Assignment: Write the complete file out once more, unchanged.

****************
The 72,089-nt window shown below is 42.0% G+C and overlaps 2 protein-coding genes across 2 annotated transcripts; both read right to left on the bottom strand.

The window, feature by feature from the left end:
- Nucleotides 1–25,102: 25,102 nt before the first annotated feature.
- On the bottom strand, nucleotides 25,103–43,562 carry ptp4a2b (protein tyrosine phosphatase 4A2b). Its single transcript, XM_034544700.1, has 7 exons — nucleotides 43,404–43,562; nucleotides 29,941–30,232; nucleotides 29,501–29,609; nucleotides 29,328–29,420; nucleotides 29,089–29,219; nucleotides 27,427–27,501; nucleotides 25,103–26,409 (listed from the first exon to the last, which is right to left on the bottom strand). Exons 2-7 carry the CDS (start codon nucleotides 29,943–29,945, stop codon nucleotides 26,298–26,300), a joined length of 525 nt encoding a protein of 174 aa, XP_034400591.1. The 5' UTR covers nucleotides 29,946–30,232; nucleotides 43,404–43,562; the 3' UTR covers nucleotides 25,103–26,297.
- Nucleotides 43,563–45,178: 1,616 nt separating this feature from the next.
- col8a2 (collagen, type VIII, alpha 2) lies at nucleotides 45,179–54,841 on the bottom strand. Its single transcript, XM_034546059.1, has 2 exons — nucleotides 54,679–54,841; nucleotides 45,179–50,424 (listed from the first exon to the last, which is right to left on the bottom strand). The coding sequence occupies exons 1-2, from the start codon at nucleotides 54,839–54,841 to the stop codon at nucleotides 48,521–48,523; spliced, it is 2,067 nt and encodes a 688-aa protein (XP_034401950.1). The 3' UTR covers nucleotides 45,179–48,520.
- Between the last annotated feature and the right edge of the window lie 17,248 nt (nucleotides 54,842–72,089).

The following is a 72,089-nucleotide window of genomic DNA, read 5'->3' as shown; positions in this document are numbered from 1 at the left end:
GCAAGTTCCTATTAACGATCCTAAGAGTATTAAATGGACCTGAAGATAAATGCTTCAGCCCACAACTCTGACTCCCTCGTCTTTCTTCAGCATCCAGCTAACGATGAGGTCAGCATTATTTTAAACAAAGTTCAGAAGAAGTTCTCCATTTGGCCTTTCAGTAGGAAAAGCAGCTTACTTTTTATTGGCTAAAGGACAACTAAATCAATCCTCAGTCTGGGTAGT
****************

The 72,089-nt window shown below is 42.0% G+C and overlaps 2 protein-coding genes across 2 annotated transcripts; both read right to left on the bottom strand.

The window, feature by feature from the left end:
- Nucleotides 1–25,102: 25,102 nt before the first annotated feature.
- On the bottom strand, nucleotides 25,103–43,562 carry ptp4a2b (protein tyrosine phosphatase 4A2b). Its single transcript, XM_034544700.1, has 7 exons — nucleotides 43,404–43,562; nucleotides 29,941–30,232; nucleotides 29,501–29,609; nucleotides 29,328–29,420; nucleotides 29,089–29,219; nucleotides 27,427–27,501; nucleotides 25,103–26,409 (listed from the first exon to the last, which is right to left on the bottom strand). Exons 2-7 carry the CDS (start codon nucleotides 29,943–29,945, stop codon nucleotides 26,298–26,300), a joined length of 525 nt encoding a protein of 174 aa, XP_034400591.1. The 5' UTR covers nucleotides 29,946–30,232; nucleotides 43,404–43,562; the 3' UTR covers nucleotides 25,103–26,297.
- Nucleotides 43,563–45,178: 1,616 nt separating this feature from the next.
- col8a2 (collagen, type VIII, alpha 2) lies at nucleotides 45,179–54,841 on the bottom strand. Its single transcript, XM_034546059.1, has 2 exons — nucleotides 54,679–54,841; nucleotides 45,179–50,424 (listed from the first exon to the last, which is right to left on the bottom strand). The coding sequence occupies exons 1-2, from the start codon at nucleotides 54,839–54,841 to the stop codon at nucleotides 48,521–48,523; spliced, it is 2,067 nt and encodes a 688-aa protein (XP_034401950.1). The 3' UTR covers nucleotides 45,179–48,520.
- Between the last annotated feature and the right edge of the window lie 17,248 nt (nucleotides 54,842–72,089).

The following is a 72,089-nucleotide window of genomic DNA, read 5'->3' as shown; positions in this document are numbered from 1 at the left end:
GCAAGTTCCTATTAACGATCCTAAGAGTATTAAATGGACCTGAAGATAAATGCTTCAGCCCACAACTCTGACTCCCTCGTCTTTCTTCAGCATCCAGCTAACGATGAGGTCAGCATTATTTTAAACAAAGTTCAGAAGAAGTTCTCCATTTGGCCTTTCAGTAGGAAAAGCAGCTTACTTTTTATTGGCTAAAGGACAACTAAATCAATCCTCAGTCTGGGTAGT